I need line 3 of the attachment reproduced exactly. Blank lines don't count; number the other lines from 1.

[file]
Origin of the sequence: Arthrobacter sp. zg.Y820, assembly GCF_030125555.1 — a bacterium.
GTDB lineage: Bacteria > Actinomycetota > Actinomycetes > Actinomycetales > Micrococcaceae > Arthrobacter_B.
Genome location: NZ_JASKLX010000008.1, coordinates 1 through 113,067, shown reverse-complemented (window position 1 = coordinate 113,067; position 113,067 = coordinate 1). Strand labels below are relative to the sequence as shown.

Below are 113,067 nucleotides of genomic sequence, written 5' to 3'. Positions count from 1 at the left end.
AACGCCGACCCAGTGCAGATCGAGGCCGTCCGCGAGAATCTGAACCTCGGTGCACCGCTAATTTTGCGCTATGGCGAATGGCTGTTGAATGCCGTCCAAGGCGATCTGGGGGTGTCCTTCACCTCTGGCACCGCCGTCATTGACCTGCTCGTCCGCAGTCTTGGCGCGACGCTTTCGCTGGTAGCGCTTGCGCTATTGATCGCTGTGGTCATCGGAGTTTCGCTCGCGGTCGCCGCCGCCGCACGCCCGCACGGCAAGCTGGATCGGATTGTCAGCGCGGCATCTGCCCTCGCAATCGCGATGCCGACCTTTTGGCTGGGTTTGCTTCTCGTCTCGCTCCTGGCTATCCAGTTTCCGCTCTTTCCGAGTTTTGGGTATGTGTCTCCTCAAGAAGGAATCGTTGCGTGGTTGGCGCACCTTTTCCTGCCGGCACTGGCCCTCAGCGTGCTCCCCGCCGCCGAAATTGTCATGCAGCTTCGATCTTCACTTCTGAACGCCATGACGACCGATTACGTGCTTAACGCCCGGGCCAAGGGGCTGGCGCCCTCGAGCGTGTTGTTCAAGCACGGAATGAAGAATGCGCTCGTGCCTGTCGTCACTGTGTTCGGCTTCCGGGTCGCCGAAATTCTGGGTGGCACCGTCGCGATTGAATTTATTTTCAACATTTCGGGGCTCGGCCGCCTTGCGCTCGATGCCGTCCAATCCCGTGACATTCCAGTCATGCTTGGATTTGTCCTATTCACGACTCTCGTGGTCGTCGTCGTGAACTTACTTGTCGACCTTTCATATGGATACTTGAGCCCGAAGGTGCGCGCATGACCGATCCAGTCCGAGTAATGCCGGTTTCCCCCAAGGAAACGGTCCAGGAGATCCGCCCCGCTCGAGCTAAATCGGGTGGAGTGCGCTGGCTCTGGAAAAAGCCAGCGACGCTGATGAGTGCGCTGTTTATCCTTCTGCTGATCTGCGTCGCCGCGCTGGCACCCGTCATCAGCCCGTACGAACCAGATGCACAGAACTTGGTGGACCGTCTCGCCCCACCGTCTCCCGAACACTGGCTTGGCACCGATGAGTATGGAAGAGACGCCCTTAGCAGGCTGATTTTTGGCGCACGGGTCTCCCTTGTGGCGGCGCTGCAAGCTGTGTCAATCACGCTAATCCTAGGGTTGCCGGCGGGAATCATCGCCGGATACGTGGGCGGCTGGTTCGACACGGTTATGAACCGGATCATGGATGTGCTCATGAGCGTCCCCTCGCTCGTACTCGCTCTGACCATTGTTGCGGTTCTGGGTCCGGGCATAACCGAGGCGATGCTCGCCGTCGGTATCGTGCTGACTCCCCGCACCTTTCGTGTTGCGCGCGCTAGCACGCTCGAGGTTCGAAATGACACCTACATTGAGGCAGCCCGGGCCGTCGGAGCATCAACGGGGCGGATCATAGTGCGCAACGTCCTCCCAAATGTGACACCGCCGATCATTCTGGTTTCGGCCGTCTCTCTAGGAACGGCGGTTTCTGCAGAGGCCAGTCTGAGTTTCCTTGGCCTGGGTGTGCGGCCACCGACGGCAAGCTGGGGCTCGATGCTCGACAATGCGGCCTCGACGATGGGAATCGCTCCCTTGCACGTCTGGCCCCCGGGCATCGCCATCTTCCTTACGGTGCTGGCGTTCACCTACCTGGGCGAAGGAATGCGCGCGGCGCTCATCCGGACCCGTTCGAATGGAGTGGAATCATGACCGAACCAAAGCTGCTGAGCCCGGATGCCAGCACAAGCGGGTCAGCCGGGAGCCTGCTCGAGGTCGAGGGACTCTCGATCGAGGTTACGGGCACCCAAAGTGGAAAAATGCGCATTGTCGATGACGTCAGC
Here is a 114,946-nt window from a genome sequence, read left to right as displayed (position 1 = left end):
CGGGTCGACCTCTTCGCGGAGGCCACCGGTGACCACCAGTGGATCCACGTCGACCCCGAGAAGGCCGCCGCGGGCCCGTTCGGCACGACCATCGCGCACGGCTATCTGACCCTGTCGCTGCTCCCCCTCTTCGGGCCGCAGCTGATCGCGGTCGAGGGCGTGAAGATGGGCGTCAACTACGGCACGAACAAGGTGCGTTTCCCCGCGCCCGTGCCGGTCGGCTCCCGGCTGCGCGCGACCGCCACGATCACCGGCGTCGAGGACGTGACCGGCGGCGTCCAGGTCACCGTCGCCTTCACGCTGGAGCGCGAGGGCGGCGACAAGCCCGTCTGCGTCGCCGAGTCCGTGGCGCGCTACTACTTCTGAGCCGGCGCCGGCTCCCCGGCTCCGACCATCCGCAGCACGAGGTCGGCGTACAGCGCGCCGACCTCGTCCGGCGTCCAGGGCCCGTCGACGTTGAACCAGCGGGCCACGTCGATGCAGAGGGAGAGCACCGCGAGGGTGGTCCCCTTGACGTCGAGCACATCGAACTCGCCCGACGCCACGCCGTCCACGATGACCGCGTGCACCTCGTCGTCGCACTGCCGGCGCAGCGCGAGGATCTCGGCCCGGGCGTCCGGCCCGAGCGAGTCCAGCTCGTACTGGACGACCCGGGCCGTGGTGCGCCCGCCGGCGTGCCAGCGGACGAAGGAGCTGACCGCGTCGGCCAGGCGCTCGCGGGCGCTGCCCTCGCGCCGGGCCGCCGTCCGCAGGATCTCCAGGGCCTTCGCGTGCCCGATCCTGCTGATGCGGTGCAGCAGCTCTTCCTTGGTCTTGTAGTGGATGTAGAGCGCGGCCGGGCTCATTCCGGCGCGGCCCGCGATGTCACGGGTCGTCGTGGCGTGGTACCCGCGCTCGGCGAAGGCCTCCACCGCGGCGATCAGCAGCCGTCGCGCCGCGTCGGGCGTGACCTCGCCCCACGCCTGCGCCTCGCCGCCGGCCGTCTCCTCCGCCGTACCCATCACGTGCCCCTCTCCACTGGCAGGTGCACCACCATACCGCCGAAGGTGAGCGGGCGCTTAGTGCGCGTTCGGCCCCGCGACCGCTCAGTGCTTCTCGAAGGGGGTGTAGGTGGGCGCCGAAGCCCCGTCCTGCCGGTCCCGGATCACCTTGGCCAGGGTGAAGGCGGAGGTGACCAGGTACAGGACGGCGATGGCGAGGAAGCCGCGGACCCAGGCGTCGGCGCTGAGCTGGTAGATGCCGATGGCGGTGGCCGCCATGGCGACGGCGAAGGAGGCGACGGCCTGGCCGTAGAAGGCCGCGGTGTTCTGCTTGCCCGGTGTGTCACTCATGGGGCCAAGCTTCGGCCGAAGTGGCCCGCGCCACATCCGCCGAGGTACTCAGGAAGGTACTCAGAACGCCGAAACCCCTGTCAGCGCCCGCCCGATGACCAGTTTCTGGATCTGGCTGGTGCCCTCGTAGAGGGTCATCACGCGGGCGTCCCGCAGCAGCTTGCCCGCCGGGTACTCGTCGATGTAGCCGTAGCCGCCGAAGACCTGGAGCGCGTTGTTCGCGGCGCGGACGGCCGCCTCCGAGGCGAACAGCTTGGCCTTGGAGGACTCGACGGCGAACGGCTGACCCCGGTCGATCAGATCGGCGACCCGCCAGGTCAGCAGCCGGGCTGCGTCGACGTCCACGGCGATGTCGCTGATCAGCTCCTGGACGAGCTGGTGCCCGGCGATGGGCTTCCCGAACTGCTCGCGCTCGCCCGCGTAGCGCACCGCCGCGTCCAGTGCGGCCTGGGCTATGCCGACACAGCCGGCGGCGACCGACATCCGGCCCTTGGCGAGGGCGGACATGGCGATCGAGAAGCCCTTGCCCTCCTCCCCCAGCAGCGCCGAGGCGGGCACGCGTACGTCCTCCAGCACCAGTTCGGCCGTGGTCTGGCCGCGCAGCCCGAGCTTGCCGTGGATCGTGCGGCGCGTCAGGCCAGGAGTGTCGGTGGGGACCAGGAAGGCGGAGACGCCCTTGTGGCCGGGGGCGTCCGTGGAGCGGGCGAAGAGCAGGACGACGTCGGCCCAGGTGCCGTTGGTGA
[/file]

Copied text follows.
Genome location: NZ_JASKLX010000008.1, coordinates 1 through 113,067, shown reverse-complemented (window position 1 = coordinate 113,067; position 113,067 = coordinate 1). Strand labels below are relative to the sequence as shown.